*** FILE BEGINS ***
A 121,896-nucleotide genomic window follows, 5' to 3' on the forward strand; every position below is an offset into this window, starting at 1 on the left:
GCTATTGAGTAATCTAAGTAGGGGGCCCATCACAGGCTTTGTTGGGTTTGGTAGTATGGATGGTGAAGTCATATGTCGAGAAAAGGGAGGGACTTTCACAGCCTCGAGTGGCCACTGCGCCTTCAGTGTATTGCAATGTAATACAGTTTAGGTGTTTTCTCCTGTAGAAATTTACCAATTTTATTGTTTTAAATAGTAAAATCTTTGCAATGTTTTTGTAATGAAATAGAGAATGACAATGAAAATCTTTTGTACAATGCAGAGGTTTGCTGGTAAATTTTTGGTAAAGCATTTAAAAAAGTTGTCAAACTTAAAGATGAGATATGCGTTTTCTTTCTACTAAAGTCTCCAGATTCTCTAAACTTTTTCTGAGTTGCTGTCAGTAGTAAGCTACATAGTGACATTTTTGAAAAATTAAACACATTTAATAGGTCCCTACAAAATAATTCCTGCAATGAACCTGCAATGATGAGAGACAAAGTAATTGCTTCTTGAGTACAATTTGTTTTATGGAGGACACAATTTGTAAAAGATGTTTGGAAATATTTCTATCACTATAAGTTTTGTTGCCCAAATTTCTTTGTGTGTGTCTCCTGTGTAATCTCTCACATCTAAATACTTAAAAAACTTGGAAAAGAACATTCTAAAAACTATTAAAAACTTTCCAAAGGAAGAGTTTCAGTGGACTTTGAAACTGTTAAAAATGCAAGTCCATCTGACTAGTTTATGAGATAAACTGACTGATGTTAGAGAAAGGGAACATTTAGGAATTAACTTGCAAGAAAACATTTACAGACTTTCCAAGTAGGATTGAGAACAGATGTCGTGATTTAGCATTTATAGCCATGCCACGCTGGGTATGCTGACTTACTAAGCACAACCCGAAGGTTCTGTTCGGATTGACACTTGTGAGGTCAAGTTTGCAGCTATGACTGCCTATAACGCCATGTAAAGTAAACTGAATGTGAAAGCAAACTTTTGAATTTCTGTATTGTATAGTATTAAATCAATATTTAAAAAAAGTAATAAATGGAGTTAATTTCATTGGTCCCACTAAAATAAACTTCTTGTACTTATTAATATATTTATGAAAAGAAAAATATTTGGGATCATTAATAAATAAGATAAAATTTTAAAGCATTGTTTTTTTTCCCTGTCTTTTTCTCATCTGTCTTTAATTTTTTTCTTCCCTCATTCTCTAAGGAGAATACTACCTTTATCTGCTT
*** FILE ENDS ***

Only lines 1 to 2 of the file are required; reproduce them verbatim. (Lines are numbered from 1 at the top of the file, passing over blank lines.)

A 121,896-nucleotide genomic window follows, 5' to 3' on the forward strand; every position below is an offset into this window, starting at 1 on the left:
GCTATTGAGTAATCTAAGTAGGGGGCCCATCACAGGCTTTGTTGGGTTTGGTAGTATGGATGGTGAAGTCATATGTCGAGAAAAGGGAGGGACTTTCACAGCCTCGAGTGGCCACTGCGCCTTCAGTGTATTGCAATGTAATACAGTTTAGGTGTTTTCTCCTGTAGAAATTTACCAATTTTATTGTTTTAAATAGTAAAATCTTTGCAATGTTTTTGTAATGAAATAGAGAATGACAATGAAAATCTTTTGTACAATGCAGAGGTTTGCTGGTAAATTTTTGGTAAAGCATTTAAAAAAGTTGTCAAACTTAAAGATGAGATATGCGTTTTCTTTCTACTAAAGTCTCCAGATTCTCTAAACTTTTTCTGAGTTGCTGTCAGTAGTAAGCTACATAGTGACATTTTTGAAAAATTAAACACATTTAATAGGTCCCTACAAAATAATTCCTGCAATGAACCTGCAATGATGAGAGACAAAGTAATTGCTTCTTGAGTACAATTTGTTTTATGGAGGACACAATTTGTAAAAGATGTTTGGAAATATTTCTATCACTATAAGTTTTGTTGCCCAAATTTCTTTGTGTGTGTCTCCTGTGTAATCTCTCACATCTAAATACTTAAAAAACTTGGAAAAGAACATTCTAAAAACTATTAAAAACTTTCCAAAGGAAGAGTTTCAGTGGACTTTGAAACTGTTAAAAATGCAAGTCCATCTGACTAGTTTATGAGATAAACTGACTGATGTTAGAGAAAGGGAACATTTAGGAATTAACTTGCAAGAAAACATTTACAGACTTTCCAAGTAGGATTGAGAACAGATGTCGTGATTTAGCATTTATAGCCATGCCACGCTGGGTATGCTGACTTACTAAGCACAACCCGAAGGTTCTGTTCGGATTGACACTTGTGAGGTCAAGTTTGCAGCTATGACTGCCTATAACGCCATGTAAAGTAAACTGAATGTGAAAGCAAACTTTTGAATTTCTGTATTGTATAGTATTAAATCAATATTTAAAAAAAGTAATAAATGGAGTTAATTTCATTGGTCCCACTAAAATAAACTTCTTGTACTTATTAATATATTTATGAAAAGAAAAATATTTGGGATCATTAATAAATAAGATAAAATTTTAAAGCATTGTTTTTTTTCCCTGTCTTTTTCTCATCTGTCTTTAATTTTTTTCTTCCCTCATTCTCTAAGGAGAATACTACCTTTATCTGCTT